AMD fans have been waiting for a high-resolution graphics card for several years: with the launch of the “Polaris” GCNs since AMD did not introduce any card to compete in that product list, Vega passed with more embarrassment, Radeon VII like its predecessor and less visible, and with RDNA that they did not want to compete at the top.
That’s why rumors of a GPU competing against the high end of NVIDIA have been around for a while because AMD has almost never been on the market where NVIDIA has since introduced the GTX 1080 direct competition from AMD.
Rumors were confirmed when Lisa Su, president of AMD, confirmed the existence of Big Navi during the last CES, which will be one of two GPUs under the RDNA 2 architecture that we know will be unveiled on October 28, in a dedicated presentation to RDNA 2.
The RX 6900 XT will be ‘big’: AMD’s biggest GPU to date
The first picture we think of has been that of a GPU upgrading RX 6900 XT, which should be at the top of the graphics card in the next generation of AMD graphics.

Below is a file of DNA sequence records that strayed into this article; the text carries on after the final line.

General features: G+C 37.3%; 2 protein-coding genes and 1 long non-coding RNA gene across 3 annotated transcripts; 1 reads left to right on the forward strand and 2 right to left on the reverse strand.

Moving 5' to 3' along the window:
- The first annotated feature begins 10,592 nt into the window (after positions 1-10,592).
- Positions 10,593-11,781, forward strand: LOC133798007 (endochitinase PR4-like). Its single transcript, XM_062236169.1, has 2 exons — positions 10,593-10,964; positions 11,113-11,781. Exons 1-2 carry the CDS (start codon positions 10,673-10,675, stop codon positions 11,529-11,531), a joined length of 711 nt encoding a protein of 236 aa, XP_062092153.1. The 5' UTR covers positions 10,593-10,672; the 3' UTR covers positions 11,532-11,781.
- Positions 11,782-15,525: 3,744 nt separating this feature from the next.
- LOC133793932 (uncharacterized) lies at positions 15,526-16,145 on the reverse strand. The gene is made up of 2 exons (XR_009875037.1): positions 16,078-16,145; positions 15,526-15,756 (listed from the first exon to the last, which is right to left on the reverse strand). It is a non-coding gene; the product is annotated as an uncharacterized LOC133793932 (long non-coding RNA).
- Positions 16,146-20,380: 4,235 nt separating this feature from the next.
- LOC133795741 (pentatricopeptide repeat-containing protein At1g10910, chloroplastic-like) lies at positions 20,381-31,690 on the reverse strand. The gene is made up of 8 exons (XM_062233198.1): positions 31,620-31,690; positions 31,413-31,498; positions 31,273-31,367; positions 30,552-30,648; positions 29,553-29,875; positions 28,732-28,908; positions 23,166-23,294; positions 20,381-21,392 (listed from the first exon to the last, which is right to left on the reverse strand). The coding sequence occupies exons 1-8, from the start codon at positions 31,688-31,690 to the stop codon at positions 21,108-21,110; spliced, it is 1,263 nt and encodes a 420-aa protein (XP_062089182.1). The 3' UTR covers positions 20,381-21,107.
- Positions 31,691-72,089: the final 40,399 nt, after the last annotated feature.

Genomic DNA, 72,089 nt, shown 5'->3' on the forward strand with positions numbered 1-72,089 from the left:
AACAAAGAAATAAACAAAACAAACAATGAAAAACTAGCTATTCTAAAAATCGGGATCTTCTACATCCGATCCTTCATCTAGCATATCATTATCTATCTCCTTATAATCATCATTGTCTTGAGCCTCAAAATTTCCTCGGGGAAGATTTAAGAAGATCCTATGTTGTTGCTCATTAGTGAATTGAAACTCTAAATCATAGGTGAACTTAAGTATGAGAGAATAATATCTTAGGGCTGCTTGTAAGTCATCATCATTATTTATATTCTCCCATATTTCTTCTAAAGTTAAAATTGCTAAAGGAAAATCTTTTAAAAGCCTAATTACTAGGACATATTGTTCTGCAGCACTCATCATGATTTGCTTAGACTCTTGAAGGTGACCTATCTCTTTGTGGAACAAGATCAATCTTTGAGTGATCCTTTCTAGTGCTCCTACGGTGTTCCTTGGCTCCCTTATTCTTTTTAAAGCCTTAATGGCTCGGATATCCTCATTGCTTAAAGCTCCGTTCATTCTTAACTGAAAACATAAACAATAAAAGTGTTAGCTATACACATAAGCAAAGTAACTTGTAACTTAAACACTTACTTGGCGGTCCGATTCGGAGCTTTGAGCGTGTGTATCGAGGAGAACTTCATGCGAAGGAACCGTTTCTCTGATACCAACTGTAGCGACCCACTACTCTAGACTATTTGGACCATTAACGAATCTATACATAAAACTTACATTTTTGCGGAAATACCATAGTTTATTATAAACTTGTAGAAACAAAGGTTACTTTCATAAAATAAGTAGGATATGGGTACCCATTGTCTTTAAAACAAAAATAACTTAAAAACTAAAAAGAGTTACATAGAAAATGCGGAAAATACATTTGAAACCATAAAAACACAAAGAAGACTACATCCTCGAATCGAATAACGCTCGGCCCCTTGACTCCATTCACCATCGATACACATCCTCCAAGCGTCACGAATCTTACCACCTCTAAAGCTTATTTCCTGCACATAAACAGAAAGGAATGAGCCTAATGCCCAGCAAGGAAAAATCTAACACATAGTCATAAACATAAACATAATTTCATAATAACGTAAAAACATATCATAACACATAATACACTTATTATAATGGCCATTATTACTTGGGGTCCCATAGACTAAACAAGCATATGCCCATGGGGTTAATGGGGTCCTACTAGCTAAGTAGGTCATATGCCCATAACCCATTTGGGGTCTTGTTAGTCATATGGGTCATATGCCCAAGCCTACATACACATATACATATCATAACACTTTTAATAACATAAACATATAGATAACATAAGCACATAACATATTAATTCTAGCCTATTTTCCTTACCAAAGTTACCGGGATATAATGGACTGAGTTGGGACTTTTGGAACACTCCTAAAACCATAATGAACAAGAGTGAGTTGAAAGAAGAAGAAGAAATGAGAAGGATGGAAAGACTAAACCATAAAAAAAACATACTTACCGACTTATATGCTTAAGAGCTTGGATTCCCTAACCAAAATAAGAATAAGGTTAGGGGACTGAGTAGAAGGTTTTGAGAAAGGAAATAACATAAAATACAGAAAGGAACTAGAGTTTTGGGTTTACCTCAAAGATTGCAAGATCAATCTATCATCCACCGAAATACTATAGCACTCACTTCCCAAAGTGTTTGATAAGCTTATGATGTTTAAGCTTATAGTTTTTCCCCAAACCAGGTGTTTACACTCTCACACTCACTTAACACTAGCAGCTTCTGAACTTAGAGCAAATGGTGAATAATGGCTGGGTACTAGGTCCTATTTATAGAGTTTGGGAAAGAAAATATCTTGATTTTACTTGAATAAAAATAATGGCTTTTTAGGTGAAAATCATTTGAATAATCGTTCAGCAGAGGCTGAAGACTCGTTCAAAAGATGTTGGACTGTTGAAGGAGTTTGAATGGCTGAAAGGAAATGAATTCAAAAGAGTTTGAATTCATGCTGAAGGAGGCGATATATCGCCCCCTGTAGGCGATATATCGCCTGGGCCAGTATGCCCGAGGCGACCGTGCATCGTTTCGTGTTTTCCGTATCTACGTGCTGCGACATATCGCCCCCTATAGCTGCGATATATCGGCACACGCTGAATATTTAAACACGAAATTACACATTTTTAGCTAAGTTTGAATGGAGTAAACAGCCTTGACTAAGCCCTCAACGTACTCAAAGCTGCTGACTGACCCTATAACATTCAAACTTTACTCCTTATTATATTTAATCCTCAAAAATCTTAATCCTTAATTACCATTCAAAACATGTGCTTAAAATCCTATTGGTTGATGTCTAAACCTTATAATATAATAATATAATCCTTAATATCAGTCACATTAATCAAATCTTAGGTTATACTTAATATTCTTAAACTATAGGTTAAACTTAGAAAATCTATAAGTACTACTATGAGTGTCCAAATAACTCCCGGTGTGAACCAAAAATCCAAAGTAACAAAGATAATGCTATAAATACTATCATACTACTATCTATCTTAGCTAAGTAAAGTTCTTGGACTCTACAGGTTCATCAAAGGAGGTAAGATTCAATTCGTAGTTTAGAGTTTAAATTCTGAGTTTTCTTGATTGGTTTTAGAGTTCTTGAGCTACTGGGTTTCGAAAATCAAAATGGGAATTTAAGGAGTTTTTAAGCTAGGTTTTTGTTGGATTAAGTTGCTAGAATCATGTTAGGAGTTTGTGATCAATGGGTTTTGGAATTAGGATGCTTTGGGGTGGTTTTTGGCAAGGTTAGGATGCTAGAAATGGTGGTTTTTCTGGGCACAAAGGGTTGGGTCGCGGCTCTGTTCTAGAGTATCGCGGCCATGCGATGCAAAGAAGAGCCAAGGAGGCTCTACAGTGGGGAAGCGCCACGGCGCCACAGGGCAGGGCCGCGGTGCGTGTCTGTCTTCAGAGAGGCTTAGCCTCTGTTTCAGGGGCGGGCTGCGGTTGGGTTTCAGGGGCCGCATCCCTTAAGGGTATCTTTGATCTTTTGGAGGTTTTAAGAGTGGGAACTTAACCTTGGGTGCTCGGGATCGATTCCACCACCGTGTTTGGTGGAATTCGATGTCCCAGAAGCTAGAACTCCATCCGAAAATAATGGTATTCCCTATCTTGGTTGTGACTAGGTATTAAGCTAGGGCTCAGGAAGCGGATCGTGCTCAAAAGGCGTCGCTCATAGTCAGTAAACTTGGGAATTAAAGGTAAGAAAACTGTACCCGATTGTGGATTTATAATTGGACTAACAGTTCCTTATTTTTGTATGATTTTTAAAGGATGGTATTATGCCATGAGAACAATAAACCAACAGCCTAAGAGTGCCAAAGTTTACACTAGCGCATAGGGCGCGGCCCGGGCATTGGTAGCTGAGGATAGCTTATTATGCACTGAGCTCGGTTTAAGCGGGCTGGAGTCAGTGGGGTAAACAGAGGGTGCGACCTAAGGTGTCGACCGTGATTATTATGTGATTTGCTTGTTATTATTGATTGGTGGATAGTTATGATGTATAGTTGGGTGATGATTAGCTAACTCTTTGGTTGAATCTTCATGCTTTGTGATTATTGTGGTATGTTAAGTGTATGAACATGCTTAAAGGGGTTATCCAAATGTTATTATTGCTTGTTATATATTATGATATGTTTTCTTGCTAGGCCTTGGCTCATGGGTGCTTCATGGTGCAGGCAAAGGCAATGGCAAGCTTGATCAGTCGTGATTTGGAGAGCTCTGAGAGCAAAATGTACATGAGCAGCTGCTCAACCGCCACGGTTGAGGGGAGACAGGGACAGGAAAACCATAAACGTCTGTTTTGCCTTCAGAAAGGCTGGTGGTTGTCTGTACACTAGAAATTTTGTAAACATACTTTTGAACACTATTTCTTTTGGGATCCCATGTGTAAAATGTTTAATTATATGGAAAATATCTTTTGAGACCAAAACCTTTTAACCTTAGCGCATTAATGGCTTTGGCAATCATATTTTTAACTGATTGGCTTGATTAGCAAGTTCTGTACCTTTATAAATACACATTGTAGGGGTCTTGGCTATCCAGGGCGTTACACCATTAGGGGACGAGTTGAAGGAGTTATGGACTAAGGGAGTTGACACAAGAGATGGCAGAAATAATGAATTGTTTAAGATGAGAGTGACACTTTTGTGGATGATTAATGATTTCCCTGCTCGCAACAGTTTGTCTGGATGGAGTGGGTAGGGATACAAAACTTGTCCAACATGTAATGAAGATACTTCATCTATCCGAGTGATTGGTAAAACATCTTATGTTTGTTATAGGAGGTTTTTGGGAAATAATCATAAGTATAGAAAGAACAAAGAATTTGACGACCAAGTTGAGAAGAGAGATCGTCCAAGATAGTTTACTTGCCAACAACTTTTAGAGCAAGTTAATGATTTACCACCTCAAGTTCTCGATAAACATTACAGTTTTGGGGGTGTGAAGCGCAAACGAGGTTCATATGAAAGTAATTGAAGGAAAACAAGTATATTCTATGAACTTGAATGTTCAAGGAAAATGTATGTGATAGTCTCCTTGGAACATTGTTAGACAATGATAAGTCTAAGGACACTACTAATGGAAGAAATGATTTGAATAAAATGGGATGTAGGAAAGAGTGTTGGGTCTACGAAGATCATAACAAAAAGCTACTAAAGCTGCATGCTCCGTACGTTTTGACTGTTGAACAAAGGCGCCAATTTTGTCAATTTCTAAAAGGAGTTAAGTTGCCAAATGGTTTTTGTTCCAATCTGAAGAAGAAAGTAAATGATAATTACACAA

And if the rumors are confirmed, we will be facing the second largest GPU AMD has introduced to the market so far, skipped only by AMD Fiji which was approximately 600 mm in size2 in total, because it is guaranteed that the GPU of the RX 6900 XT (Navi 21) will have a size of 18.65 mm x 29 mm
This makes it the largest AMD GPU based on memory other than HBM to date, as we know it will have 16GB of GDDR6 VRAM type memory, unlike its rival NVIDIA that comes with GDDR6X.
What causes the huge size of the RX 6900 XT GPU?
To date the largest AMD GPU under RDNA architecture is the one that equips the RX 5700 and RX 5600 distances in all its variants. It’s a chip 242 mm2
But that figure doesn’t tell us much about size reasons and we should keep in mind that RDNA 2 has a variety of new features in terms of RDNA, some of which we don’t know yet, but things like hardware provided to calculate Ray Tracing Road in the same style as NVIDIA, Variable Rate Shading support and speed of high clock is among the new things that have been confirmed.
Not to mention the infamous Infinity Cache, a modern 128MB cache embedded on the chip. In any case, we can’t wait to see AMD’s return to the high end, as the closest competition remains good for us users.